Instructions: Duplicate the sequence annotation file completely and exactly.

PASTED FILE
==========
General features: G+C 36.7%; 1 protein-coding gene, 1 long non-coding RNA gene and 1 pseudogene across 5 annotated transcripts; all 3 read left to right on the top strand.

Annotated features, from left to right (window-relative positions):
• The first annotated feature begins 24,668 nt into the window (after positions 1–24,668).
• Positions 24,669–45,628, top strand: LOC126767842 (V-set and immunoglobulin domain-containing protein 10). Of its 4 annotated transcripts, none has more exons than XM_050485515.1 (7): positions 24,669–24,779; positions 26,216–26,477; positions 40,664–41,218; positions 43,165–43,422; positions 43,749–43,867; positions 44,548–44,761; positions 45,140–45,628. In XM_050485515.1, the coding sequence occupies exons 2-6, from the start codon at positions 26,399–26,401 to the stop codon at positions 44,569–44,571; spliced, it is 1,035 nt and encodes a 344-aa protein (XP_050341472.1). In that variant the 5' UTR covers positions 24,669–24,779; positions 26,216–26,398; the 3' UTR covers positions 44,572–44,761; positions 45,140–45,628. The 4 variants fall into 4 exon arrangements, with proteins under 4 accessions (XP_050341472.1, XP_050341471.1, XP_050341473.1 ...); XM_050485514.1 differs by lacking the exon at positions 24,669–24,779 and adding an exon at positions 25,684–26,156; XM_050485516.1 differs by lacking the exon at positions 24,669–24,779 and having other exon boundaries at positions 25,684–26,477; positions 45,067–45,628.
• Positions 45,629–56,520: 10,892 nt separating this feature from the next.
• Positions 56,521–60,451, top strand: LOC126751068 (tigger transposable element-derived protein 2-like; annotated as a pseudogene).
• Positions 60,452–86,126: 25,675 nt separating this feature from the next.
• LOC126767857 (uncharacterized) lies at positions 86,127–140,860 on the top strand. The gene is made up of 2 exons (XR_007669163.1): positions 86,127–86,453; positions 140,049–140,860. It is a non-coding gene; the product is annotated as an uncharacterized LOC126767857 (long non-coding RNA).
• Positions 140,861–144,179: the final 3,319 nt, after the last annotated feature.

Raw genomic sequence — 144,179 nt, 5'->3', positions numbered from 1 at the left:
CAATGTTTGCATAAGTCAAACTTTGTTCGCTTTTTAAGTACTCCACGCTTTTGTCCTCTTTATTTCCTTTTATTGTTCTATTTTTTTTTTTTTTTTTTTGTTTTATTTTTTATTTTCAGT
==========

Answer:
General features: G+C 36.7%; 1 protein-coding gene, 1 long non-coding RNA gene and 1 pseudogene across 5 annotated transcripts; all 3 read left to right on the top strand.

Annotated features, from left to right (window-relative positions):
• The first annotated feature begins 24,668 nt into the window (after positions 1–24,668).
• Positions 24,669–45,628, top strand: LOC126767842 (V-set and immunoglobulin domain-containing protein 10). Of its 4 annotated transcripts, none has more exons than XM_050485515.1 (7): positions 24,669–24,779; positions 26,216–26,477; positions 40,664–41,218; positions 43,165–43,422; positions 43,749–43,867; positions 44,548–44,761; positions 45,140–45,628. In XM_050485515.1, the coding sequence occupies exons 2-6, from the start codon at positions 26,399–26,401 to the stop codon at positions 44,569–44,571; spliced, it is 1,035 nt and encodes a 344-aa protein (XP_050341472.1). In that variant the 5' UTR covers positions 24,669–24,779; positions 26,216–26,398; the 3' UTR covers positions 44,572–44,761; positions 45,140–45,628. The 4 variants fall into 4 exon arrangements, with proteins under 4 accessions (XP_050341472.1, XP_050341471.1, XP_050341473.1 ...); XM_050485514.1 differs by lacking the exon at positions 24,669–24,779 and adding an exon at positions 25,684–26,156; XM_050485516.1 differs by lacking the exon at positions 24,669–24,779 and having other exon boundaries at positions 25,684–26,477; positions 45,067–45,628.
• Positions 45,629–56,520: 10,892 nt separating this feature from the next.
• Positions 56,521–60,451, top strand: LOC126751068 (tigger transposable element-derived protein 2-like; annotated as a pseudogene).
• Positions 60,452–86,126: 25,675 nt separating this feature from the next.
• LOC126767857 (uncharacterized) lies at positions 86,127–140,860 on the top strand. The gene is made up of 2 exons (XR_007669163.1): positions 86,127–86,453; positions 140,049–140,860. It is a non-coding gene; the product is annotated as an uncharacterized LOC126767857 (long non-coding RNA).
• Positions 140,861–144,179: the final 3,319 nt, after the last annotated feature.

Raw genomic sequence — 144,179 nt, 5'->3', positions numbered from 1 at the left:
CAATGTTTGCATAAGTCAAACTTTGTTCGCTTTTTAAGTACTCCACGCTTTTGTCCTCTTTATTTCCTTTTATTGTTCTATTTTTTTTTTTTTTTTTTTGTTTTATTTTTTATTTTCAGT